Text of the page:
Very early on, it is suggested that beings are interfering in the course of human events, known to us cryptically as “them”. On a small scale, they communicate with Murph at a level that will affect her personally. On a large scale, they introduce a wormhole that will shape the course of human events. So much of what the team of astronauts accomplishes is owed to “them,” the figures hailed as our saviors. In the face of such all-knowing, benevolent beings, a comparison can be made that “they” are a divine force. At the very heart of the mission is a belief that humanity is incapable of saving itself and must look out into the cosmos for its salvation. Arriving to Dr. Mann’s planet, the team of explorers set foot on a beautiful landscape of frozen clouds. Reviving Mann from years of cryosleep (In his own words, “You have literally raised me from the dead.”), they look to this heavenly figure for hope that they have found a new paradise. Indeed, it would appear so for a time until Mann’s true intentions are revealed. He is but a man scared of wasting his life away marooned on a barren planet in total isolation. Once again, the crew must find their own answers to the question of mankind’s survival. As the film comes to a close, the beings pulling all the strings are unmasked as mankind itself, but as our highly evolved descendants, suggesting that we alone are responsible for our own welfare. We cannot wait for a benevolent hand to intervene and clean up our mess. We cannot be children in the face of our annihilation. Instead, we must grow bolder and go forth into what we are afraid to discover.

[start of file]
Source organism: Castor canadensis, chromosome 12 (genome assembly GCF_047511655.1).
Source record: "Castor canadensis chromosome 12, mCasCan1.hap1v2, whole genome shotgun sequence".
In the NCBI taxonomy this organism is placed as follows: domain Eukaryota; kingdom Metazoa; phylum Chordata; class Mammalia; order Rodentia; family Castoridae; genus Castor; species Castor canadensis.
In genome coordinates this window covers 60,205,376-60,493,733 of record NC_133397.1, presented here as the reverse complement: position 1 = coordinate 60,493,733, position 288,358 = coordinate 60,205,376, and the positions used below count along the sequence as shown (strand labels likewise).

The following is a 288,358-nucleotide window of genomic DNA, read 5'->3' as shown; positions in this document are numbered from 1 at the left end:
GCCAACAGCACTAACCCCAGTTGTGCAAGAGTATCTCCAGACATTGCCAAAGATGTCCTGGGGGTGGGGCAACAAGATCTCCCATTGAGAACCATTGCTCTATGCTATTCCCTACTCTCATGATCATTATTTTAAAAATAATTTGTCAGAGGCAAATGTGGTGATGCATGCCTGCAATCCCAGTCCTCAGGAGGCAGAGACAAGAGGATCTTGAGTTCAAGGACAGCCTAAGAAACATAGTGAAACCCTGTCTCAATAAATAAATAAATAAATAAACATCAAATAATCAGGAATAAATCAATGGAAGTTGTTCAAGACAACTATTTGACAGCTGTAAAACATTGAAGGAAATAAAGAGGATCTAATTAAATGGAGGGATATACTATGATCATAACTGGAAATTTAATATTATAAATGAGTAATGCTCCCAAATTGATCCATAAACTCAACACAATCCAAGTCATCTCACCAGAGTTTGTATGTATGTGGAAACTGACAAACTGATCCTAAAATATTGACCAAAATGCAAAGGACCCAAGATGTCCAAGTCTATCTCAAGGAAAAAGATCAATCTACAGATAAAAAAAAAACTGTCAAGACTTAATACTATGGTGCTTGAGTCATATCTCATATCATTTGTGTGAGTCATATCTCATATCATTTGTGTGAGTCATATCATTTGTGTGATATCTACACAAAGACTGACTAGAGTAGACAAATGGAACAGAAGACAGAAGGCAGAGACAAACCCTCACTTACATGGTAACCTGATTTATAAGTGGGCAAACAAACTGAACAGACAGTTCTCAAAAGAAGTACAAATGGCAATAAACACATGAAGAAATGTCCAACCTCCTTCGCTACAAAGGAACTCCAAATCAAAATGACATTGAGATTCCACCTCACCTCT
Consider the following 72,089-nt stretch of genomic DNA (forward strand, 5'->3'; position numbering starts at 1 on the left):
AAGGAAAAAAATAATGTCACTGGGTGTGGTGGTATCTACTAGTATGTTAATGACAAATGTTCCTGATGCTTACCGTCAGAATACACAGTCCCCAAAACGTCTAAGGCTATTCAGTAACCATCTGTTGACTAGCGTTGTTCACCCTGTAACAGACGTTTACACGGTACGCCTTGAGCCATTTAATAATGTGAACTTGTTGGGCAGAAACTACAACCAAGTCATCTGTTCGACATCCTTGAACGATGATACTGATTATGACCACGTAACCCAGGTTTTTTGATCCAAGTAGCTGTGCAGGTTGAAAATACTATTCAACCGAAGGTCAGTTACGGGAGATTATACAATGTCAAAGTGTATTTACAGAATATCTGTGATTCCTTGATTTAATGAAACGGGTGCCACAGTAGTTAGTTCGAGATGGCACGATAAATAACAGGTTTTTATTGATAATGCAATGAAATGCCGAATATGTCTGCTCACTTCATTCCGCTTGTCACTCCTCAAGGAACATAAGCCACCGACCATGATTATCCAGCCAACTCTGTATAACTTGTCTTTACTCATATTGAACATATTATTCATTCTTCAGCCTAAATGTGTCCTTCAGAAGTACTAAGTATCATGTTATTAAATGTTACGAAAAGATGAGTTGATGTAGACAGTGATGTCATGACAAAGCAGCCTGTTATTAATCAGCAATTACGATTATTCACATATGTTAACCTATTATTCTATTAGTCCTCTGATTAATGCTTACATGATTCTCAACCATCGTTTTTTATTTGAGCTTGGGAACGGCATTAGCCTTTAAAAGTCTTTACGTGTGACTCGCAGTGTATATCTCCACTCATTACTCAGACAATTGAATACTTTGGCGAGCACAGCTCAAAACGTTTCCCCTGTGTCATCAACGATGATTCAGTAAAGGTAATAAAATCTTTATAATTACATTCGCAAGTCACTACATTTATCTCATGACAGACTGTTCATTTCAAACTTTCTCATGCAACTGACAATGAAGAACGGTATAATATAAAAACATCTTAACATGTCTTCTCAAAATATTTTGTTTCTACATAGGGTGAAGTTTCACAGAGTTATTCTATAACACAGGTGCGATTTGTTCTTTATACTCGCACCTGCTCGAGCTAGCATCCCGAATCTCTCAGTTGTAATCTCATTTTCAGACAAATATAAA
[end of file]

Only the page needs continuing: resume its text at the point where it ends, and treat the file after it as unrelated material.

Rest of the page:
The Survival Instinct and the Love Impulse

A multitude of interpretations can be extracted from Interstellar, but these readings all derive from an all-encompassing theme that Nolan uses to address the scientific community. Through science, we are able to approximate the natural laws which govern the universe. Through these laws, we form borders for what is possible, and the more exact our understanding of the world becomes, the more limited the possibilities would seem. In order to explore this theme, Nolan forms a dichotomy between reason and passion. In the film, in order to fulfill its objective of saving mankind, Cooper and his team have two potential courses of action: Plan A and Plan B. Plan A strives to save lives on Earth by solving Professor Brand’s equation for harnessing gravity, enabling the transport of all people to a habitable world with limited resources. Should Plan A fail, Plan B will repopulate human life anew on another planet using a mass bank of frozen zygotes. We will begin with the fail-safe, Plan B, as the counterpart to reason and proceed to Plan A as a counterpart to passion.